• Bonnie Maldonado – Professor of Pediatrics and Infectious Diseases at the Stanford University School of Medicine
  • Paul Offit – Head of the Vaccine Education Center, and chief of the Division of Infectious Diseases, at Children’s Hospital of Philadelphia

Download podcast at - http://bigpicturescience.org/episodes/vaccine-when

You can listen to this and other episodes at http://bigpicturescience.org/, and be sure to check out Blog Picture Science, the companion blog to the radio show.

Monday, May 11, 2020

Big Picture Science for May 11, To the Bat Cave













Big Picture Science - To the Bat Cave

To fight a pandemic, you need to first understand where a virus comes from. That quest takes disease ecologist Jon Epstein to gloomy caverns where bats hang out. There he checks up on hundreds of the animals as his team from the EcoHealth Alliance trace the origins of disease-causing viruses. But their important work is facing its own threat; the Trump administration recently terminated funding to the Alliance because of its collaboration with Chinese scientists.

Hear how Dr. Epstein finds the viruses, what kind of human activity triggers outbreaks, and how science counters the unsubstantiated claim that the virus escaped from a lab.

Guests:

Download podcast at - http://bigpicturescience.org/episodes/to-the-bat-cave

You can listen to this and other episodes at http://bigpicturescience.org/, and be sure to check out Blog Picture Science, the companion blog to the radio show.

Big Picture Science for May 04, Is Life Inevitable?













Big Picture Science - Is Life Inevitable?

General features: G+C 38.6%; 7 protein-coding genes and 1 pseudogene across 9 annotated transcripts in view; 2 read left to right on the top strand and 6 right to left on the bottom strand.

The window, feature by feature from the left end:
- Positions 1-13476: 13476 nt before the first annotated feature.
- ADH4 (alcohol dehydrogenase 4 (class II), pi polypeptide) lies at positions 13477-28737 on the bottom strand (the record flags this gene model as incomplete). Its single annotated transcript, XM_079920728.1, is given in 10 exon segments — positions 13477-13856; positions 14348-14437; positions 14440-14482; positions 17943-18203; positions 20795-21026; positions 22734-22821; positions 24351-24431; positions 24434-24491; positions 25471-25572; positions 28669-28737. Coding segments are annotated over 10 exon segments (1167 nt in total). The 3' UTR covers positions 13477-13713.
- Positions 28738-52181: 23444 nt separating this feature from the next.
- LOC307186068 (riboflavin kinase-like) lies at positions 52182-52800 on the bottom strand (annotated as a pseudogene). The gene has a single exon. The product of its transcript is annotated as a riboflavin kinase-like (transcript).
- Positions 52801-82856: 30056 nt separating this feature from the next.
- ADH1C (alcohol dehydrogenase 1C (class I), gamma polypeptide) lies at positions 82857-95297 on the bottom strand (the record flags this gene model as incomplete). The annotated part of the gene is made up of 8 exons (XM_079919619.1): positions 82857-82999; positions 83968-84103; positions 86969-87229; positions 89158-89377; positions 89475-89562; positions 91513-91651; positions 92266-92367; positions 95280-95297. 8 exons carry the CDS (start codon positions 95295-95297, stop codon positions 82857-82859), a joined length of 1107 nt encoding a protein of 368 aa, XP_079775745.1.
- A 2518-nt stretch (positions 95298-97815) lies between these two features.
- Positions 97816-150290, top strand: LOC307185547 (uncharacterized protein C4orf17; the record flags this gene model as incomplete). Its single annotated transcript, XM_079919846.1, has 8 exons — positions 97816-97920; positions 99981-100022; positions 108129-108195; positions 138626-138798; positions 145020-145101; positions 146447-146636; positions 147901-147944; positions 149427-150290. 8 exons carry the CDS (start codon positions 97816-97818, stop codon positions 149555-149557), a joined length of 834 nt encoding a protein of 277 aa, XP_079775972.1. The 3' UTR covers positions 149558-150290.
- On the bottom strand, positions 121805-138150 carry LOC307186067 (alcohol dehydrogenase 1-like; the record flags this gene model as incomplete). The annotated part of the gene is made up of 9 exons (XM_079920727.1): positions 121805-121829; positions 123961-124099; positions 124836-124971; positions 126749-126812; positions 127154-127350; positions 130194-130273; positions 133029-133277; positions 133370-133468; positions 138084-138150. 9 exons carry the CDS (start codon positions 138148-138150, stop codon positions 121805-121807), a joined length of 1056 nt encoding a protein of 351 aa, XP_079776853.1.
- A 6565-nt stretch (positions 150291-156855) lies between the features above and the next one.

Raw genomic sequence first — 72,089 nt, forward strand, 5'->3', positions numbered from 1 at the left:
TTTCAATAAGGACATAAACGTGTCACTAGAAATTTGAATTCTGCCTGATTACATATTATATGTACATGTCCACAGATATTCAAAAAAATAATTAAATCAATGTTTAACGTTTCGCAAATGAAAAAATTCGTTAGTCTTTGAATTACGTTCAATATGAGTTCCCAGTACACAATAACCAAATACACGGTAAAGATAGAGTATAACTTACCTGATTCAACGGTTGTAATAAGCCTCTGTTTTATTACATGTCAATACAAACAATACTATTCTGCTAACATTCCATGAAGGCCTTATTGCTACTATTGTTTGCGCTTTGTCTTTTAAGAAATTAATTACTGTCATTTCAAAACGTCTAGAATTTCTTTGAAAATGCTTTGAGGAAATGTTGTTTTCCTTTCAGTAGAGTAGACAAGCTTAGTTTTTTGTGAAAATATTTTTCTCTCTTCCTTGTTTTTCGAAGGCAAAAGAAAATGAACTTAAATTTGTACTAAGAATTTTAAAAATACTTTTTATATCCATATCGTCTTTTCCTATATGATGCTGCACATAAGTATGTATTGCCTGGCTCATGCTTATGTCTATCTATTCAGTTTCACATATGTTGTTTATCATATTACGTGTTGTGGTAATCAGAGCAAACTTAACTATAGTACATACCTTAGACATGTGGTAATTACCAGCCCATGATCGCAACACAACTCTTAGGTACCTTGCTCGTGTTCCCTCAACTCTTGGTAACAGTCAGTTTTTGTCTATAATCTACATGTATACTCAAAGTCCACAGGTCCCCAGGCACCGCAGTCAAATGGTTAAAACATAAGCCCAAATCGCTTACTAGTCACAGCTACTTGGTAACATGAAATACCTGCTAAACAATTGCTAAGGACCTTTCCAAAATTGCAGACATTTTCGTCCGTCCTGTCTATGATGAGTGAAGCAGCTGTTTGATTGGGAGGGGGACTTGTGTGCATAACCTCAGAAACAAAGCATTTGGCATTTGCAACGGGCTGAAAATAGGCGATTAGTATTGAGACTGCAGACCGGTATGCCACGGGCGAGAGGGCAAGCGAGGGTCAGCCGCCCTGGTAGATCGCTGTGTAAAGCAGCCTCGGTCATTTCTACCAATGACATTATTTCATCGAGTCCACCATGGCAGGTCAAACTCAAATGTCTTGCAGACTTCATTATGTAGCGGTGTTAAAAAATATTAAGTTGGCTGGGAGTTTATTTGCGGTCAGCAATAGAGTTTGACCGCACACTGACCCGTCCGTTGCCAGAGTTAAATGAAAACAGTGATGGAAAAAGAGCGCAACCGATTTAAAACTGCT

(Repeat) A new theory about life’s origins updates Darwin’s warm little pond.  Scientists say they’ve created the building blocks of biology in steaming hot springs. Meanwhile, we visit a NASA lab where scientists simulate deep-sea vent chemistry to produce the type of environment that might spawn life.  Which site is best suited for producing biology from chemistry?

Find out how the conditions of the early Earth were different from today, how meteors seeded Earth with organics, and a provocative idea that life arose as an inevitable consequence of matter shape-shifting to dissipate heat. Could physics be the driving force behind life’s emergence?

Guests:
  • Caleb Scharf – Director of Astrobiology at Columbia University, New York
  • Laurie Barge – Research scientist in astrobiology at NASA’s Jet Propulsion Laboratory
  • Bruce Damer – Research scientist in biomolecular engineering, University of California, 
  • Jeremy England – Physicist, Massachusetts Institute of Technology

This repeat podcast was previously released on May 13, 2019

Download podcast at - http://bigpicturescience.org/episodes/is-life-inevitable

You can listen to this and other episodes at http://bigpicturescience.org/, and be sure to check out Blog Picture Science, the companion blog to the radio show.

Monday, April 27, 2020

Big Picture Science for Apr 27, Skeptic Check: Covid Conspiracy













Big Picture Science - Skeptic Check: Covid Conspiracy

Nature abhors a vacuum, but conspiracy theorists love one. While we wait for scientists to nail down the how and why of the coronavirus, opportunists have jumped into the void, peddling DIY testing kits and fake COVID cures like colloidal silver. They’ve even cooked up full-blown conspiracy theories about a lab-grown virus. Find out why this crisis has dished up more than the usual share of misinformation and hucksterism, and how these interfere with our ability to navigate it safely.

Guests:
  • Whitney Phillips - Professor of communication and rhetorical studies at Syracuse University, and author of three books, most recently You Are Here: A Field Guide for Navigating Polluted Information
  • Joan Donovan - Research director at Harvard’s Shorenstein Center on Media, Politics and Public Policy

Download podcast at - http://bigpicturescience.org/episodes/skeptic-check-covid-conspiracy

You can listen to this and other episodes at http://bigpicturescience.org/, and be sure to check out Blog Picture Science, the companion blog to the radio show.